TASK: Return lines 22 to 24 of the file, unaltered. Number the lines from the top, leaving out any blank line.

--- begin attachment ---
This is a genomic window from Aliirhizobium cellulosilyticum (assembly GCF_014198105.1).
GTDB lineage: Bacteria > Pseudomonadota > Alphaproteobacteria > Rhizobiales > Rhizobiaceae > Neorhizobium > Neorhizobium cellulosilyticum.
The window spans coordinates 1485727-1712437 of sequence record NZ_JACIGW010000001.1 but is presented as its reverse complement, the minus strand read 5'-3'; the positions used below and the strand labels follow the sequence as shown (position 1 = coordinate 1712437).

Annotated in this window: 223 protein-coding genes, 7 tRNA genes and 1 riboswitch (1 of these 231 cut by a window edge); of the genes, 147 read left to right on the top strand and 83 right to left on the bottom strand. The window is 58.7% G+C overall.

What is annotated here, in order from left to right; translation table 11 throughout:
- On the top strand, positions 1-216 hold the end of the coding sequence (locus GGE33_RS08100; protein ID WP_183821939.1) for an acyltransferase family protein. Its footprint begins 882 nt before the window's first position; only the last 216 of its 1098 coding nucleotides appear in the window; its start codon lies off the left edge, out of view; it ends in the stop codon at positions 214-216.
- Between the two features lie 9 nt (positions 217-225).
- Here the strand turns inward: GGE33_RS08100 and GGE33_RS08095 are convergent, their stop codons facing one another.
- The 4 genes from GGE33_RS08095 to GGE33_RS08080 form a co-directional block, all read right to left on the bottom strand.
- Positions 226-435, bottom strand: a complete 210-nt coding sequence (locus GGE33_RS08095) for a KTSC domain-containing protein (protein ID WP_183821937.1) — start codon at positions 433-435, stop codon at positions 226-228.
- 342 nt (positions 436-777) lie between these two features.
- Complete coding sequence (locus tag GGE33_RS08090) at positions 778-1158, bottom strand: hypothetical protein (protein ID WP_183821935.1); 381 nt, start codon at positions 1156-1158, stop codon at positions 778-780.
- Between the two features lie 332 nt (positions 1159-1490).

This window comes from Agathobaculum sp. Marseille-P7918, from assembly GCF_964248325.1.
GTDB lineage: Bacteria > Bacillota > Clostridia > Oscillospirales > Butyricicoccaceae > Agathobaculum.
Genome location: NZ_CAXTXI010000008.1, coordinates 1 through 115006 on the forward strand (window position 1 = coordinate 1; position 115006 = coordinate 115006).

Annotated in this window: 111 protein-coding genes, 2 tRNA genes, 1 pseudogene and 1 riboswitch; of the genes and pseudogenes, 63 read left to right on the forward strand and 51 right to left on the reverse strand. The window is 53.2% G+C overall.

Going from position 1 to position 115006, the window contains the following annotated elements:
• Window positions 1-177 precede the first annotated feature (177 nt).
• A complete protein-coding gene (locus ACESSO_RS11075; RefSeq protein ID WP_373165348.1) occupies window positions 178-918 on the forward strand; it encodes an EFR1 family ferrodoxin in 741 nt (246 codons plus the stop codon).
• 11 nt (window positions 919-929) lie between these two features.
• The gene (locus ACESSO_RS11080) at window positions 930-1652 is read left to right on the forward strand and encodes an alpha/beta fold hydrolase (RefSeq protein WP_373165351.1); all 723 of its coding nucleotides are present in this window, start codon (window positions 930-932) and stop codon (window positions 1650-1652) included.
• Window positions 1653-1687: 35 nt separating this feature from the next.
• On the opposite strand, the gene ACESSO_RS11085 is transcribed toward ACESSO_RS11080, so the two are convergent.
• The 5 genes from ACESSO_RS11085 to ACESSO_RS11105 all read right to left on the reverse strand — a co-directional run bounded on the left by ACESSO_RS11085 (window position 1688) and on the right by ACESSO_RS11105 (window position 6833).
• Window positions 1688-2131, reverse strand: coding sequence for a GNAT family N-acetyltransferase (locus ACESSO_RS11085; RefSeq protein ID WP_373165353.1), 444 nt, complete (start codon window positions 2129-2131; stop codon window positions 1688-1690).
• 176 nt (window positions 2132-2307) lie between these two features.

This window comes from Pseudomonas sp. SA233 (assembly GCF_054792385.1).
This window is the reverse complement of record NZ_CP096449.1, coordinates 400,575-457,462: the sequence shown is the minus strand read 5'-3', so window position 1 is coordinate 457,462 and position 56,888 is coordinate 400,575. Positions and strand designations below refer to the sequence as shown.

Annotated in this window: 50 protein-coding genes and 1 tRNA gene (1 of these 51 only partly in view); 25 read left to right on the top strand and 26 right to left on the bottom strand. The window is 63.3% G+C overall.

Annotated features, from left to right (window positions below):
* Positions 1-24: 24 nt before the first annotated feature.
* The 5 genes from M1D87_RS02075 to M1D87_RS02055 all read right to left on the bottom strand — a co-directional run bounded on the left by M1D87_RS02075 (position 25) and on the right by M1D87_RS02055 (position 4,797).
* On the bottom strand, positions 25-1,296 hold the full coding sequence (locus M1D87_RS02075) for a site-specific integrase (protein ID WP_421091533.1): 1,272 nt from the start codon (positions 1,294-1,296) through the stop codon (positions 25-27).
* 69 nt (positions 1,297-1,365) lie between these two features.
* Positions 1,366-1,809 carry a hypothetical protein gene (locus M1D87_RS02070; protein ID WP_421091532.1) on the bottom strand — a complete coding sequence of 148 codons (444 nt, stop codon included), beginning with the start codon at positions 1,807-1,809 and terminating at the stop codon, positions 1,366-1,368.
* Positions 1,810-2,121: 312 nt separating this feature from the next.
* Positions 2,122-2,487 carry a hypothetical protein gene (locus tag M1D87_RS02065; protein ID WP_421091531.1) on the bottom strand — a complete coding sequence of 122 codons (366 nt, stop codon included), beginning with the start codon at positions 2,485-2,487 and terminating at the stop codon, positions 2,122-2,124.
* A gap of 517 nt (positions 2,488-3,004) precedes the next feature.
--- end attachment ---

• The gene (locus ACESSO_RS11080) at window positions 930-1652 is read left to right on the forward strand and encodes an alpha/beta fold hydrolase (RefSeq protein WP_373165351.1); all 723 of its coding nucleotides are present in this window, start codon (window positions 930-932) and stop codon (window positions 1650-1652) included.
• Window positions 1653-1687: 35 nt separating this feature from the next.
• On the opposite strand, the gene ACESSO_RS11085 is transcribed toward ACESSO_RS11080, so the two are convergent.